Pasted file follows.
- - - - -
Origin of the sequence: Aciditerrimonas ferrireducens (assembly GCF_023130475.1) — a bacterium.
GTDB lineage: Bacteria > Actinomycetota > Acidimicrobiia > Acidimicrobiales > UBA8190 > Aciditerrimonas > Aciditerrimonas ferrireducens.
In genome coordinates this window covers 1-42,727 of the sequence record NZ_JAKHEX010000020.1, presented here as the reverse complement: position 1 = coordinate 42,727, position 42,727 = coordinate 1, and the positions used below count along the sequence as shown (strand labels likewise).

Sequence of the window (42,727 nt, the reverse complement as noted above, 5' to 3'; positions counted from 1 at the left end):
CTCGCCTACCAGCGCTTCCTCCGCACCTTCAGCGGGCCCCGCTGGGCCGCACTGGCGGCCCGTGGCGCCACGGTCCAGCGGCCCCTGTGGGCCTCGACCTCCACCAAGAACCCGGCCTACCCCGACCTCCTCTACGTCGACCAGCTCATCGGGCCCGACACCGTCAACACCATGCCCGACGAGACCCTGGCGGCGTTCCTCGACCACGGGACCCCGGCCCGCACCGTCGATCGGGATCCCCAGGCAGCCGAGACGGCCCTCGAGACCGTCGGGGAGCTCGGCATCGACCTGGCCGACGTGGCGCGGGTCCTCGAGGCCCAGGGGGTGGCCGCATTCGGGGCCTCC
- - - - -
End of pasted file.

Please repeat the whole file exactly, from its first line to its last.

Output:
Origin of the sequence: Aciditerrimonas ferrireducens (assembly GCF_023130475.1) — a bacterium.
GTDB lineage: Bacteria > Actinomycetota > Acidimicrobiia > Acidimicrobiales > UBA8190 > Aciditerrimonas > Aciditerrimonas ferrireducens.
In genome coordinates this window covers 1-42,727 of the sequence record NZ_JAKHEX010000020.1, presented here as the reverse complement: position 1 = coordinate 42,727, position 42,727 = coordinate 1, and the positions used below count along the sequence as shown (strand labels likewise).

Sequence of the window (42,727 nt, the reverse complement as noted above, 5' to 3'; positions counted from 1 at the left end):
CTCGCCTACCAGCGCTTCCTCCGCACCTTCAGCGGGCCCCGCTGGGCCGCACTGGCGGCCCGTGGCGCCACGGTCCAGCGGCCCCTGTGGGCCTCGACCTCCACCAAGAACCCGGCCTACCCCGACCTCCTCTACGTCGACCAGCTCATCGGGCCCGACACCGTCAACACCATGCCCGACGAGACCCTGGCGGCGTTCCTCGACCACGGGACCCCGGCCCGCACCGTCGATCGGGATCCCCAGGCAGCCGAGACGGCCCTCGAGACCGTCGGGGAGCTCGGCATCGACCTGGCCGACGTGGCGCGGGTCCTCGAGGCCCAGGGGGTGGCCGCATTCGGGGCCTCC